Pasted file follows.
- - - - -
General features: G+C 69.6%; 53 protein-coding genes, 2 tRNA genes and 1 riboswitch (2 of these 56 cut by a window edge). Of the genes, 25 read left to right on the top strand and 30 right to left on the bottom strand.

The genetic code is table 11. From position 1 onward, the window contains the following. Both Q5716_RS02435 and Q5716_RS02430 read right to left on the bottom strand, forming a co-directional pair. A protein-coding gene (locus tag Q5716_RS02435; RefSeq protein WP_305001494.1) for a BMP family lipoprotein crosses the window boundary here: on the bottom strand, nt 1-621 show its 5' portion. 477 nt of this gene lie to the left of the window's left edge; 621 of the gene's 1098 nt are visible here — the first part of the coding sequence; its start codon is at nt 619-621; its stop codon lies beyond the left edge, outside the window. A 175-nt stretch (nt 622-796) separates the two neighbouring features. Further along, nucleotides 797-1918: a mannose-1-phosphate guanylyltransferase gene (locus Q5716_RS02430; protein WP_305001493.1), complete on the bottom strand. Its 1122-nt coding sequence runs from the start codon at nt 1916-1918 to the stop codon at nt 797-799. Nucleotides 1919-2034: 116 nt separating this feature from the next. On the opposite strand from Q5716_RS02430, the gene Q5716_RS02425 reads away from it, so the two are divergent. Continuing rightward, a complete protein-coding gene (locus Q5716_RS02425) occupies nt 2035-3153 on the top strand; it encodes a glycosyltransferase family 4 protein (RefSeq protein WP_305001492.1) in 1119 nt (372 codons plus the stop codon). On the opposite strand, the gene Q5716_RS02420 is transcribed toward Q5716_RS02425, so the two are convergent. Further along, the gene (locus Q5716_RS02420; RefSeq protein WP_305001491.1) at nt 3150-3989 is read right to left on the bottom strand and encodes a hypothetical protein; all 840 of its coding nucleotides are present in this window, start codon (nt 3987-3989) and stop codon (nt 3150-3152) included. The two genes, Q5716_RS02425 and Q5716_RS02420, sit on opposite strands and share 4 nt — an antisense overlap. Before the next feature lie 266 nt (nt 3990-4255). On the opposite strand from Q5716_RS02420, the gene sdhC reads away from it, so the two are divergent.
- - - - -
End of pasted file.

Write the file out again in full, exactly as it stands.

General features: G+C 69.6%; 53 protein-coding genes, 2 tRNA genes and 1 riboswitch (2 of these 56 cut by a window edge). Of the genes, 25 read left to right on the top strand and 30 right to left on the bottom strand.

The genetic code is table 11. From position 1 onward, the window contains the following. Both Q5716_RS02435 and Q5716_RS02430 read right to left on the bottom strand, forming a co-directional pair. A protein-coding gene (locus tag Q5716_RS02435; RefSeq protein WP_305001494.1) for a BMP family lipoprotein crosses the window boundary here: on the bottom strand, nt 1-621 show its 5' portion. 477 nt of this gene lie to the left of the window's left edge; 621 of the gene's 1098 nt are visible here — the first part of the coding sequence; its start codon is at nt 619-621; its stop codon lies beyond the left edge, outside the window. A 175-nt stretch (nt 622-796) separates the two neighbouring features. Further along, nucleotides 797-1918: a mannose-1-phosphate guanylyltransferase gene (locus Q5716_RS02430; protein WP_305001493.1), complete on the bottom strand. Its 1122-nt coding sequence runs from the start codon at nt 1916-1918 to the stop codon at nt 797-799. Nucleotides 1919-2034: 116 nt separating this feature from the next. On the opposite strand from Q5716_RS02430, the gene Q5716_RS02425 reads away from it, so the two are divergent. Continuing rightward, a complete protein-coding gene (locus Q5716_RS02425) occupies nt 2035-3153 on the top strand; it encodes a glycosyltransferase family 4 protein (RefSeq protein WP_305001492.1) in 1119 nt (372 codons plus the stop codon). On the opposite strand, the gene Q5716_RS02420 is transcribed toward Q5716_RS02425, so the two are convergent. Further along, the gene (locus Q5716_RS02420; RefSeq protein WP_305001491.1) at nt 3150-3989 is read right to left on the bottom strand and encodes a hypothetical protein; all 840 of its coding nucleotides are present in this window, start codon (nt 3987-3989) and stop codon (nt 3150-3152) included. The two genes, Q5716_RS02425 and Q5716_RS02420, sit on opposite strands and share 4 nt — an antisense overlap. Before the next feature lie 266 nt (nt 3990-4255). On the opposite strand from Q5716_RS02420, the gene sdhC reads away from it, so the two are divergent.